Select Committee on GRAS Substances (SCOGS) Opinion: Ethyl formate, Sodium formate, Formic acid

The GRAS Substances (SCOGS) Database allows access to opinions and conclusions from 115 SCOGS reports published between 1972-1980 on the safety of over 370 Generally Recognized As Safe (GRAS) food substances. The GRAS ingredient reviews were conducted by the Select Committee in response to a 1969 White House directive by President Richard M. Nixon.National Technical Information Service (NTIS), 5285 Port Royal Road, Springfield, VA 22161 (703) 605-6000.

Ethyl formate, Formic acid (packaging) and Sodium formate (packaging)

SCOGS Report Number: 71
NTIS Accession Number: PB266282*
Year of Report: 1976
GRAS SubstanceID Code

21 CFR Section

Ethyl formate109-94-4184.1295
Formic acid (packaging)64-18-6186.1316
Sodium formate (packaging)141-53-7186.1756

SCOGS Opinion:

Formic acid is a natural constituent of many foods. It is a metabolite in normal intermediary metabolism, and is a precursor in the biosynthesis of several body constituents. The tolerance of the body to large amounts is relatively high. For example, 160 mg of formic acid per kg of body weight orally was tolerated by rats; men reportedly 8 mg of formic acid per kg per day orally for a period of four weeks; and no adverse effects were reported in rats that received 730 mg of sodium formate per kg in their diet for one and a half years. Average daily intake of ethyl formate and formic acid is about 1 mg per kg or less as formic acid. Although formic acid appears to be moderately mutagenic in E. coli and Drosophila, ethyl formate is not mutagenic toward strain D4 of Saccharomyces cerevisiae or to three strains of Salmonella typhimurium. No adverse effects attributable to formate were found in five successive generations of rats given up to 200 mg of calcium formate per kg of body weight daily.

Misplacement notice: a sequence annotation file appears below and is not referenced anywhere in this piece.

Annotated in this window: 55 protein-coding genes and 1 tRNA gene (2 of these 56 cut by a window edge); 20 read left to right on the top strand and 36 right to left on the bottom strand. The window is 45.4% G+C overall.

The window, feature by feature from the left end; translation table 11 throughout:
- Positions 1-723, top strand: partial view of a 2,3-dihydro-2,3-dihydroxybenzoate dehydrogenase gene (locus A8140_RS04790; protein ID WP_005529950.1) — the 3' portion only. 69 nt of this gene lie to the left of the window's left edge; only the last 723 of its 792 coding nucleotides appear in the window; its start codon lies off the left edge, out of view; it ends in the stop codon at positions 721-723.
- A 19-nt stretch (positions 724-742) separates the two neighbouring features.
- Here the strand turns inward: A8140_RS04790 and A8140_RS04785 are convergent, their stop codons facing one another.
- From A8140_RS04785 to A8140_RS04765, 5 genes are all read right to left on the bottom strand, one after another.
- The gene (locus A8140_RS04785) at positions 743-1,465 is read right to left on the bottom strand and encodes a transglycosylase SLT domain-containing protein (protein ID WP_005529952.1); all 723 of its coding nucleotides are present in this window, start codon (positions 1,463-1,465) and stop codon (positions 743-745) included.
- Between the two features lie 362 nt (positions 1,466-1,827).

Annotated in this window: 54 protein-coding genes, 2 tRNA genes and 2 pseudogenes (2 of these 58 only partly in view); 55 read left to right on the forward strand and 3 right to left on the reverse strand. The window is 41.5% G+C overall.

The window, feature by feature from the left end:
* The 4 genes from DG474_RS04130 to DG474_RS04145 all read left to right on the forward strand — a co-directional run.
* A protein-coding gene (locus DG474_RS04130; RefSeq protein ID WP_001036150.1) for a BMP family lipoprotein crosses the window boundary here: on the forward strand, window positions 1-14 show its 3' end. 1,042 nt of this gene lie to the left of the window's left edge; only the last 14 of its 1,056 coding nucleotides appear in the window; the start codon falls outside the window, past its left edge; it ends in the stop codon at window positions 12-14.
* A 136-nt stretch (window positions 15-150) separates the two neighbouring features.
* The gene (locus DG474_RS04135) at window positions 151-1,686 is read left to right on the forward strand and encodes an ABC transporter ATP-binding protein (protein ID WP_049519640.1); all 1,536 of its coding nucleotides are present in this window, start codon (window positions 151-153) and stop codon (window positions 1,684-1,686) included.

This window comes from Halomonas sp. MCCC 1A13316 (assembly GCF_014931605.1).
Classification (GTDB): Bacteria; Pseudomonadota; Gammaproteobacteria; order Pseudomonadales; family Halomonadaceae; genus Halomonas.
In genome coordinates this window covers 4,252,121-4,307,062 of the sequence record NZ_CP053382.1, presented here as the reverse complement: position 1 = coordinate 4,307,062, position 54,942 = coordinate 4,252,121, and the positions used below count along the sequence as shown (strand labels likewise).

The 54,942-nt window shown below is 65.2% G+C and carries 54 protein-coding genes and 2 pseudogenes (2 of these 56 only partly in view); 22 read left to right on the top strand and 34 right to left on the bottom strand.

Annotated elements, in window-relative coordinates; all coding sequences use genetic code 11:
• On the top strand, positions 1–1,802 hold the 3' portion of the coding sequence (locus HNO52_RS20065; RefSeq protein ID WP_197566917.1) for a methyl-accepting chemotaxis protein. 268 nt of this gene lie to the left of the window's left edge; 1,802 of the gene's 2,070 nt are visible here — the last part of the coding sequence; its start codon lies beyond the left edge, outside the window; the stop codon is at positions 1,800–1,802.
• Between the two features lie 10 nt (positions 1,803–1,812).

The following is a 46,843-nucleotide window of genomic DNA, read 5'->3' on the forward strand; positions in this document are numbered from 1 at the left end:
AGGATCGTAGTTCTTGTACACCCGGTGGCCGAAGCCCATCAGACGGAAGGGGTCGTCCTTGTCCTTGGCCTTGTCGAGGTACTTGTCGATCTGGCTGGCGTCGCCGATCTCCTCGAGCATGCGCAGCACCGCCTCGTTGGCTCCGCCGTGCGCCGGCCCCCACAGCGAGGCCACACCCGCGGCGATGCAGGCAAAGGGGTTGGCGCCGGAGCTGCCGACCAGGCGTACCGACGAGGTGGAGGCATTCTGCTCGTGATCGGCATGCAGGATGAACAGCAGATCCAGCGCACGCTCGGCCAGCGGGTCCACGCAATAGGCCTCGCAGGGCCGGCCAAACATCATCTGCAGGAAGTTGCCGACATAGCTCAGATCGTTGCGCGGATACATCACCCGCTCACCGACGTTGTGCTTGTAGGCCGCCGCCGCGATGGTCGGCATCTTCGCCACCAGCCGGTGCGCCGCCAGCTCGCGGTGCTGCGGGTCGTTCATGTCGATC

Based on these considerations, the Select Committee concludes that:

There is no evidence in the available information on formic acid and sodium formate that demonstrates or suggests reasonable grounds to suspect a hazard to the public when they are used as ingredients of paper and paperboard food packaging materials, or as they might reasonably be expected to be used for such purposes in the future.

There is no evidence in the available information on ethyl formate that demonstrates or suggests reasonable grounds to suspect a hazard to the public when it is used at levels that are now current and in the manner now practiced or that might reasonably be expected in the future.

*Complete reports containing details of the safety studies that formed the basis of the opinions and conclusions and are available from the

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